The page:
Architect Tom Hatch Talks School Design
Acton Academy broke ground on its new campus in East Austin on Oct. 15 and will open in summer 2013. The two-building, $3 million campus at 2201 Alexander Ave. encompasses 15,600 square feet and is located adjacent to Capital Metropolitan Transportation Authority’s MLK train station. The general contractor is American Constructors and the architectural firm is Hatch+Ulland Owen Architects.
Acton Academy is a private school for elementary, middle school and high school students, which incorporates Montessori and Socratic teachings.
The Austin Business Journal asked Tom Hatch, principal of Hatch+Ulland Owen about the project and other educational designs the firm has done.
What are some of your other school projects?
I have designed both public and private schools and have found that as many changes are now incorporated into both, they are often still mired in the philosophy of production education with a teacher at the head of the classroom, with primarily one-way communications. The more progressive schools, especially Acton, are focused on the individual strengths of each child, using an inspirational program in which each child teaches themselves, replacing teachers with guides and benefiting from older students as mentors in the same space. This approach harkens back to the one room schoolhouse, with space that is large enough and flexible enough to accommodate many forms of learning and communicating, not the least of which is the Internet’s wealth of educational advantages.
H+UO has designed a number of both private and public schools here in Austin, a new charter K-12 school in Houston, has worked with the Dripping Springs Independent School District, as well as a one-room schoolhouse in Terlingua, Texas. The scope varies from completely new campuses to major additions and remodeling, to multi-story downtown schools, to unique mixed-use projects housing educational facilities.
What were the most important features of the Acton project?
The most important feature of Acton, our latest education project, is the open floor plan, dictated by Acton’s unique and nationally honored curriculum. The floor plan can be very easily converted into three to five different learning environments, and the children participate in this ongoing design process. There are also no separate rooms for teachers to get away from the children. The classrooms have lots of windows to learn from what might be happening outside, as opposed to the old school ideal that children shouldn’t be distracted by what is going on outside. The school is very connected to its neighborhood, green spaces and Austin’s light rail, so the children can learn from our sweet small city.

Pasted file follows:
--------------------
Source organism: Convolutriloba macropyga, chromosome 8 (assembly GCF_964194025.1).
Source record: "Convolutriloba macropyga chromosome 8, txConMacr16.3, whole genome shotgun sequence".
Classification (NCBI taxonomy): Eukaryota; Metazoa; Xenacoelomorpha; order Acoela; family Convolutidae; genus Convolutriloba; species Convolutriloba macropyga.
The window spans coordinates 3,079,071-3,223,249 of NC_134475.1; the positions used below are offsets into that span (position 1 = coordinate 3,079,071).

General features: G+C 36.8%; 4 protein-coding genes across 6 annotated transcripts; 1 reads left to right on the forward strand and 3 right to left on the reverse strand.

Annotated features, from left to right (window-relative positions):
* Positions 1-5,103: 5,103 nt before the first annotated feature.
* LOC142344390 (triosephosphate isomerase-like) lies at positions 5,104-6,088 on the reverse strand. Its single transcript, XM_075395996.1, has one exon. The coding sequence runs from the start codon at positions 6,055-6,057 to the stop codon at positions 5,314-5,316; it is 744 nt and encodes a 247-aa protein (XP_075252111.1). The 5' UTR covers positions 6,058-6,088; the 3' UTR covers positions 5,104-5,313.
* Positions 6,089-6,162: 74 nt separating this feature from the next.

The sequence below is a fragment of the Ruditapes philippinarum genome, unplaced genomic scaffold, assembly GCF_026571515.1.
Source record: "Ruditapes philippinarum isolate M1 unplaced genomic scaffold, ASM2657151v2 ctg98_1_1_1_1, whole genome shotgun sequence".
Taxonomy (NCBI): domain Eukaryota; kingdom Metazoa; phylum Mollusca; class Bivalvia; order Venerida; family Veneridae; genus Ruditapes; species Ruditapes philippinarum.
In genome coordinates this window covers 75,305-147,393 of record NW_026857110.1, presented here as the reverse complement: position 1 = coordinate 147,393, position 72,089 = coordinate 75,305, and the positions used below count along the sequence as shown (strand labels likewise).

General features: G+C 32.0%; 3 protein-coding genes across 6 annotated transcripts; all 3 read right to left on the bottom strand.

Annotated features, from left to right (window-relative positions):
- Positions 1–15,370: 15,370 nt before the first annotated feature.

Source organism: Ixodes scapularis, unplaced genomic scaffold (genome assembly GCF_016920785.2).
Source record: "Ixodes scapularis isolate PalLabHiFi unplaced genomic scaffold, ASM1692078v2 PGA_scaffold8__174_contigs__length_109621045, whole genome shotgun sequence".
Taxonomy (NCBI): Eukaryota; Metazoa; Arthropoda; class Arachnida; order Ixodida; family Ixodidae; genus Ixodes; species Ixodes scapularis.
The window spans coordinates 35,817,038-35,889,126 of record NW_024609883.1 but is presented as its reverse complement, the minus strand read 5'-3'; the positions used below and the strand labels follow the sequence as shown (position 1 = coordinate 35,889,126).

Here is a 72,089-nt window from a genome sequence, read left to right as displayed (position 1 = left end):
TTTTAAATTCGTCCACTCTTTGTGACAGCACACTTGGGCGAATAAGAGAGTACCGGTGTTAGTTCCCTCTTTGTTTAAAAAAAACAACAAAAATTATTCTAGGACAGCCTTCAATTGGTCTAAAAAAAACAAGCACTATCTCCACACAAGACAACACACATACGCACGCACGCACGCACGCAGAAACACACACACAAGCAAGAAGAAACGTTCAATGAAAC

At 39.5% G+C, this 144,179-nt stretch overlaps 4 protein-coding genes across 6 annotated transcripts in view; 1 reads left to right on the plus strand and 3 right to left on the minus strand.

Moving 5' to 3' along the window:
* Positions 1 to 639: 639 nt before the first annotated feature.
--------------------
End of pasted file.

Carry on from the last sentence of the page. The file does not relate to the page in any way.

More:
What was the most challenging aspect of the Acton project?
After land search and acquisition, the most challenging aspect of Acton Academy was adhering to the city of Austin’s Transit Oriented Design Standards and Site Development requirements while keeping the project in budget.
What sets school design apart from other architectural genres?
Every architectural genre should respect and celebrate its surroundings and the local and global environment, express its function, budget, and client’s wishes while creating and elevating the built environment. Good school design should not only embrace the aforementioned, but be totally focused on the needs of the learners, by creating flexible environments that respond to the unique needs of each child. Every child is a genius in his or her own special way.
From the outside visual standpoint, how do the Acton buildings fit in with existing environment?
The latest Acton campus fits into its environment by respecting and complimenting the scale, materials, and forms of its surroundings while taking on the forms of a traditional schoolhouse of yesteryear.
Schools are often a centerpiece of a neighborhood, but primarily public schools. How is Acton going to fit in from a design perspective and is it accessible to the public?
Due to its scale, Acton will likely be viewed as the jewel of the neighborhood as opposed to being its grand centerpiece. The one fenced area will be to the rear of the campus so that it will be a very welcoming school with its storefront component on Alexander Avenue likely housing a coffee shop which can be part of the high school curriculum.
What kinds of unique materials will be used on the Acton project?
In the interest of keeping the project close to its budget, most materials and systems selected and used are quite conventional such as stucco, garage doors, rainwater collection systems, exposed wood trusses, wood flooring, with much more than a nod to green building.
When will the project be delivered and who is the contractor?
The contractor is American Constructors. They have been incredibly resourceful in keeping the project green, buildable and within the budget. The school is planned to be open in August 2013.